So, let’s recap. If you’re a K-12 child….
If you’re a university-level student…
And, if you took any one of those situations alone it would be stressful, but manageable. Do you know why I am so mad at the whole thing though? Who do you all think is going to teach all those people?
The part that has me so lit up inside, so very angry, is the fact that there is an unspoken expectation that we should ignore our children, or sit them in front of a screen, and carry on as if nothing has happened. I have yet to hear of an institution saying that they realize the burden that has been placed on families and that they realize that they canot demand normal expectations of productivity. I have not heard of institutions prioritizing the duties of their faculty so that they know what is valuable to focus on and what can be set aside for a couple of months. Instead, there is an unspoken cultural expectation that we should sacrifice our families in order to keep the lights on in the ivory tower.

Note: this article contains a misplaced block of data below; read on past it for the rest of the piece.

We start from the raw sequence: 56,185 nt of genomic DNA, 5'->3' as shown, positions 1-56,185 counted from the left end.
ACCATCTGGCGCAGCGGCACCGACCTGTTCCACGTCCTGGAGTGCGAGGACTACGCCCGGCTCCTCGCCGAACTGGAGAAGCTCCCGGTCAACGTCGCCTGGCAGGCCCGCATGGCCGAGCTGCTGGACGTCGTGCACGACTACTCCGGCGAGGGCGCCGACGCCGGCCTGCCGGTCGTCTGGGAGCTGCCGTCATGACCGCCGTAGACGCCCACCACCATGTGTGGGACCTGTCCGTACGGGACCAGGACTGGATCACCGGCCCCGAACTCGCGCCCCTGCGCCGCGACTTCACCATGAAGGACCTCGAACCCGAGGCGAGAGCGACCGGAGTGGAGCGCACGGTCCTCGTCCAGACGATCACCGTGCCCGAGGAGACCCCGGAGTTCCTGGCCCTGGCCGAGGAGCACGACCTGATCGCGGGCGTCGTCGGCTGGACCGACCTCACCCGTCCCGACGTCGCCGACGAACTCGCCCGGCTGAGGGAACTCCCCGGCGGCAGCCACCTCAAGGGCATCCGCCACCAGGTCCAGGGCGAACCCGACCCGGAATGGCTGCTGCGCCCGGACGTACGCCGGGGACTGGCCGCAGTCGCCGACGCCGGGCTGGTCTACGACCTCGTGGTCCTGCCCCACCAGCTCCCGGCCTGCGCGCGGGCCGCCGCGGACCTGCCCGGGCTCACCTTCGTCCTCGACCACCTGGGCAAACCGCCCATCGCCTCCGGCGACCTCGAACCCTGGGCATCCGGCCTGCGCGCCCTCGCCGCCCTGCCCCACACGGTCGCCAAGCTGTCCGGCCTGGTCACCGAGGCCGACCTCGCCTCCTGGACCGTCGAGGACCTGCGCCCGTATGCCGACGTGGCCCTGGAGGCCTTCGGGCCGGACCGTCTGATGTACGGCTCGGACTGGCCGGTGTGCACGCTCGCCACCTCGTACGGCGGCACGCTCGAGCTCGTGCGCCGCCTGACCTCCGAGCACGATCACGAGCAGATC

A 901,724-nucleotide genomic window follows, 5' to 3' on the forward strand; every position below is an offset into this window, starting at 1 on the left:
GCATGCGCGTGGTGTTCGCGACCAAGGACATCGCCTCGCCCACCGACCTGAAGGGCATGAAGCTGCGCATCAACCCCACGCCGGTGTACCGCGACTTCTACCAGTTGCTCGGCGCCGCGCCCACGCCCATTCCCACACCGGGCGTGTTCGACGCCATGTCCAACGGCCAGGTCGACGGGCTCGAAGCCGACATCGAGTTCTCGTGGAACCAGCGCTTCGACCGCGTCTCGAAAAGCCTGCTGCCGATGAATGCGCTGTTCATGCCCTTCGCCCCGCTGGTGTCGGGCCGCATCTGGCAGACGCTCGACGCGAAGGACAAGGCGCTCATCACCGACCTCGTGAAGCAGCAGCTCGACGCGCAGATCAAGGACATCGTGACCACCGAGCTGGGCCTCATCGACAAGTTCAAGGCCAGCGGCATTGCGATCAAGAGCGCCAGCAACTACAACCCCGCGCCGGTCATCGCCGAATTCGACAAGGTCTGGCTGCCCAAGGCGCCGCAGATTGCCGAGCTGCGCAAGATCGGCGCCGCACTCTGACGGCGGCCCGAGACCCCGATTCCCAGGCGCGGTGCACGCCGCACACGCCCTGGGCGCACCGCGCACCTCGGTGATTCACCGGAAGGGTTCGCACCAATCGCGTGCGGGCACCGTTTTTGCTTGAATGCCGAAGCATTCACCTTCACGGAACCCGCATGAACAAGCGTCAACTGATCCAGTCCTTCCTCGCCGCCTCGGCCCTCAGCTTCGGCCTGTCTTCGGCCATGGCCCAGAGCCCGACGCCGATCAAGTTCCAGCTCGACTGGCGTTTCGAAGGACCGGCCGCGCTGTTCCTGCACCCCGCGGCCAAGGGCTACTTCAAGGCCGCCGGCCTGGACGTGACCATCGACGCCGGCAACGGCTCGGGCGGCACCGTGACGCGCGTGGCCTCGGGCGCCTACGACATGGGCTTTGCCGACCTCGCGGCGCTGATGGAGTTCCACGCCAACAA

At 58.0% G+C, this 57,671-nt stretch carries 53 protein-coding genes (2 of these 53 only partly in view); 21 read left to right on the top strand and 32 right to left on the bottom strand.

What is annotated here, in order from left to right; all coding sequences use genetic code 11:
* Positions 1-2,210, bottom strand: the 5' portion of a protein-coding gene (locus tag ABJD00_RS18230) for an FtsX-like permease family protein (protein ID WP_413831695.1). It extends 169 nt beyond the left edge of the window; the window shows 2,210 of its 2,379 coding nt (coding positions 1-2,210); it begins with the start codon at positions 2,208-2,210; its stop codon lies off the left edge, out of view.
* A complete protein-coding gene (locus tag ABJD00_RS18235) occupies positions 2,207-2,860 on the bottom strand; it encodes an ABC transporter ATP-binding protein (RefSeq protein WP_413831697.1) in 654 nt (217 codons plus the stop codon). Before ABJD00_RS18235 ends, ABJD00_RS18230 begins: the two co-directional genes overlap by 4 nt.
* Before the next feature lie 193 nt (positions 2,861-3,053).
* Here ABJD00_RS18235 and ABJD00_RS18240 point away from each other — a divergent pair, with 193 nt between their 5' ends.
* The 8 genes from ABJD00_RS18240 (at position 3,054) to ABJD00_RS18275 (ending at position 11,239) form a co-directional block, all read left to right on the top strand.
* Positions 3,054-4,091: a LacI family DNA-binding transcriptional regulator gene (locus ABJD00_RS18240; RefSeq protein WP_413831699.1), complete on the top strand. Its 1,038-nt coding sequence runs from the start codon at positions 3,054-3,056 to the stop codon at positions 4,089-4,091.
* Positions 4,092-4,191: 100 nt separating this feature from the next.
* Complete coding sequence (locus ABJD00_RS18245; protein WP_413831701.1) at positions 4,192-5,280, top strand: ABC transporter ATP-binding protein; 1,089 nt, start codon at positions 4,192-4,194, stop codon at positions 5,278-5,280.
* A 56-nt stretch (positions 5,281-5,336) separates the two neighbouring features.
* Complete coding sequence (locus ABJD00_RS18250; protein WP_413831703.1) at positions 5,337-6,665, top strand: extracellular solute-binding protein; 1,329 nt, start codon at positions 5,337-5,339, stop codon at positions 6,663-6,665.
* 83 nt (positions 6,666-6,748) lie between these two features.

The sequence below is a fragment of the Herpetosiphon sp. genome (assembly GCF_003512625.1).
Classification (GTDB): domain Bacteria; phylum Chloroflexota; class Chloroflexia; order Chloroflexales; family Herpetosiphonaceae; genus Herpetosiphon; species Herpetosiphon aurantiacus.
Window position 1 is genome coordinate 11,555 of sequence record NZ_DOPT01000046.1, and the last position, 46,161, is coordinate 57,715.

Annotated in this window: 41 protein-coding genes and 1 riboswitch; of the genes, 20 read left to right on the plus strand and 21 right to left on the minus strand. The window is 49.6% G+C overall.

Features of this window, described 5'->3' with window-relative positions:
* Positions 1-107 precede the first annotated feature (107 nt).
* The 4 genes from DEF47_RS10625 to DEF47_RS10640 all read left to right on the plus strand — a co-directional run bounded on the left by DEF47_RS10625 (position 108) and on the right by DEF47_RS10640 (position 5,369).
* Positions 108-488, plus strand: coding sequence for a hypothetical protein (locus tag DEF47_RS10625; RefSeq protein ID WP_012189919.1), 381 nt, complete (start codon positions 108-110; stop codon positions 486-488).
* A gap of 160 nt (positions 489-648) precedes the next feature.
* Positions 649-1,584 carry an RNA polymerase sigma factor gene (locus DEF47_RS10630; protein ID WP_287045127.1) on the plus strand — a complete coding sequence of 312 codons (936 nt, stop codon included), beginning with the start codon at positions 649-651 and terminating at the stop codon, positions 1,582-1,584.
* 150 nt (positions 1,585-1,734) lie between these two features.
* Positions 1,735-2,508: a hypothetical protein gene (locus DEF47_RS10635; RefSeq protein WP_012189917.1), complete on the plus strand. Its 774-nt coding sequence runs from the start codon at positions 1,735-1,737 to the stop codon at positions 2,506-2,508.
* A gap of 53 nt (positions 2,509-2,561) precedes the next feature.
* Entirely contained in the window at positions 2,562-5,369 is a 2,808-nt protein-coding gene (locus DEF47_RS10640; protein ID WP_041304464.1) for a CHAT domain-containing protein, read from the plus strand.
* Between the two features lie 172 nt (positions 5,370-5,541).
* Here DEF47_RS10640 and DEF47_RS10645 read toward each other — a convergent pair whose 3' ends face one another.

At a societal level, this is disastrous. I’m a university professor. Any one of my regular internet trolls would tell you that society would not really miss me if I cloistered for a month or two. Strange, on the other hand, is a physician and might be useful right now. By giving non-essential people a break to manage child care, we can give others space to focus on fixing the problem. Instead, we’re negotiating careers and caring for a family of seven and I know that we are a distraction. While I know many of us are grateful to not be laid off, I think we’d also be grateful for clearer expectations beyond our classroom teaching.
I asked a colleague what they thought would happen if we all filed for FMLA and just used our sick leave or vacation time and they stared at me blankly. What if we only did our teaching? If these were normal times, what would we do if we suddenly had a family member that needed around the clock care?